Review: Forza Motorsport 4

Gaming nerds are divided into two camps: console gamers and PC gamers. I’m a PC gamer. You can keep your crap textures, arcadey first person shooters, and giant menus off my dual monitors, and I won’t pwn you with my mouse and keyboard. But strangely, there’s one genre that keeps pulling me back to the couch: racing games. I even tried once to download and play Need For Speed on my PC, but something was just not right.

When I heard Forza was coming back for another round, I jumped on the twitters, and the PR company very kindly responded. I’m so glad they did. I was expecting subtle revisions to the game, but Forza 4 is a revelation.

It’s the best car racing game you’ll find on any platform.

Dropping into the introduction race, the whole game just felt more visceral from the start. I couldn’t pick out any one thing that nailed it, but everything from the subtle head bobbing inside the car to the twitchy new physics and incredible audio just drew me into the game instantly. I’ll try to break it all down logically.

The Gameplay

The Forza you remember is all here. World Tour, multiplayer (now with public, custom lobbies), free and purchased cars, upgrades, car categories, everything. The in-game experience is also similar with the suggested driving lines and other optional assists (each one counting against your points potential). But all the new additions make so much sense.

Rivals mode lets you challenge friends and anons on a track and mode (hot lap, drift, etc.) with the same car, racing against a ghost. Each time you beat the rival you can race again against someone a little faster. You move up the ladder and earn credits as you beat rivals. It’s a fun and interesting new way to earn cash for cars and upgrades. There’s something special about racing against real people instead of computer opponents.

In-game has been tweaked too. The most notable addition is a subtle rating system for cornering, passing, drafting and drifting. After each corner, for example, you’ll see four little boxes in your peripheral vision, rating how well you handled the corner. It turns every track into a series of minigames, and you find yourself paying much more attention to using the right lines and all of the track through the corners. Same goes for clean passing: bumping your opponent on the way through is a sure way to get a 1-star rating for that passing manoeuvre.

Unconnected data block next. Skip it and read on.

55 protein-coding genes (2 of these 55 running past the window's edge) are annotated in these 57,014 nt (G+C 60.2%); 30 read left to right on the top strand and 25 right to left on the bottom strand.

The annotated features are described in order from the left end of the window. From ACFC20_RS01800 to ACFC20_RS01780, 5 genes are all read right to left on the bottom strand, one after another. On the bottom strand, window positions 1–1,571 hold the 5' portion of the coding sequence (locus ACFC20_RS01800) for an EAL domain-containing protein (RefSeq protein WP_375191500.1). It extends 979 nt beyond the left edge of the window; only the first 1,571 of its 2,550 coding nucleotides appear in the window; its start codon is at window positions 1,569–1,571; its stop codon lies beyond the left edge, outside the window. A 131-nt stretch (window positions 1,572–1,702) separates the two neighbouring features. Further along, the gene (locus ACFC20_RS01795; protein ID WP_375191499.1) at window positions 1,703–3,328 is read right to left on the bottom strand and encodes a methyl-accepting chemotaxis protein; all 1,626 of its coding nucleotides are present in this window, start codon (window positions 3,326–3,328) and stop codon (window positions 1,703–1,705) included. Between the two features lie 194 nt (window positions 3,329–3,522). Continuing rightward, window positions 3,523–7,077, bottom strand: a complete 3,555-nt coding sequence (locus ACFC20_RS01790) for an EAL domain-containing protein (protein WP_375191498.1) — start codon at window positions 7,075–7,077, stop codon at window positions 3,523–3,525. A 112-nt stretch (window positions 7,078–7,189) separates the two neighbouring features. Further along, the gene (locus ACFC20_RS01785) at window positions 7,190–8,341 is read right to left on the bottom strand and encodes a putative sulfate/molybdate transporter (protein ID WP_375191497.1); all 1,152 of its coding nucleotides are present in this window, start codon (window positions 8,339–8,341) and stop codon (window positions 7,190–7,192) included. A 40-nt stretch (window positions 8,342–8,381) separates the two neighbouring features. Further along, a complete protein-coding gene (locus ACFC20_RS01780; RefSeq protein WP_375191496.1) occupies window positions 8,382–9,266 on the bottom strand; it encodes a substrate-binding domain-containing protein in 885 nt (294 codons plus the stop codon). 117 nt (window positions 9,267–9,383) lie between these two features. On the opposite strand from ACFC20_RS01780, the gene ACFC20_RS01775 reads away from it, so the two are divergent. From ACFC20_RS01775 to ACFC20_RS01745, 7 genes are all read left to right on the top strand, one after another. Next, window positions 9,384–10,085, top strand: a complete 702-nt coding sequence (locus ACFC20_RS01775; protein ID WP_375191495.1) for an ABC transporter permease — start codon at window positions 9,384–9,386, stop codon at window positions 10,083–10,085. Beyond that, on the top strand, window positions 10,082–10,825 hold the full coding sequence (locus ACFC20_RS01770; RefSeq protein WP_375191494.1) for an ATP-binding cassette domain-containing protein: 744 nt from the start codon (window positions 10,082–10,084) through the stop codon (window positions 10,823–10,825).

The Cars

They’re all there, and they are all there. From the Kia Cee’d to the Bugatti Veyron, by way of muscle cars and Japanese drifters; if you can’t find a car you like, then you don’t like cars. There’s even a selection of V8 Supercars so accurately modelled that I’m positive Avesco are getting a cheque for every copy of Forza sold. Unfortunately there’s no Bathurst track to take them around, but then again how often do you get to blast around the Nurburgring in Craig Lownde’s Holden?

Every car has an active dashboard, making the in-car view my new preference (I’m usually a bonnet-cam kinda guy).  I haven’t had an opportunity to try out the Kinect head tracking, but I’m told it works well.

For someone like me who has outgrown the desire to lie under his car every weekend, Forza’s upgrade system is my happy place. I’ve upgraded my ’89 MR2 to A-class and happily race it against Porches and Audis. It’s lowered, got a giant intercooler and a rorty exhaust system. I love it.

The Tracks

Again, all your favourite Forza tracks are in 4, with a few new ones to boot. Perhaps the most notable is the addition of the Top Gear test track. Yes, you can drive the Kia Cee’d to see what time you can run as the Star in a Reasonably Priced Car. Having Jeremy Clarkson narrate the intro and car descriptions adds to the Top Gear flavour. Check out his overview of the Halo Warthog:

The tracks have had a makeover, and seem just that little bit more real. Maple Valley has more stuff over the fence, and the Nuburgring has more paint on the track. There’s no weather effects, but the low cloud at Nurburgring has an entirely different feel to the blue skies over the Amalfi Coast.

The Physics

I don’t know if it’s just me, but I certainly don’t remember being able to unsettle a front wheel drive in any other sim the way that I can in Forza 4. If you’re a driving fanatic, you’ll know you can spin a front wheel drive by lifting off aggressively in a corner. The front wheels bite, the rear lifts, and you’re going backwards before you know it. Forza does this, and I think it’s incredible.

But! If you’re not into the simulator physics, turn it all off and you’ve got a friendly arcade racer.

The End

If you like driving games, just buy it. Heck, buy an XBox too if you don’t have one.
As usual, fire away with questions in the comments if there’s any particular aspect of the game I missed, or questions you want answered.

Beatles Rock Band Review

Beatles Rock Band GameplayThis is going to be fairly easy, so I’ll give it in bullet points:

  • Everything I said about the original Rock Band remains unchanged.
  • Beatles Rock Band is visually gorgeous. The progression of the boys’ straight-up suits through to shaggy psychedelia is perfectly reflected in the game.
  • My 62 year old mum, who has probably never touched a computer game before, was singing along enthusiastically while my 5 year old played bass and I played drums. Name me another game that three generations of family can enjoy at the same time.

Buy it.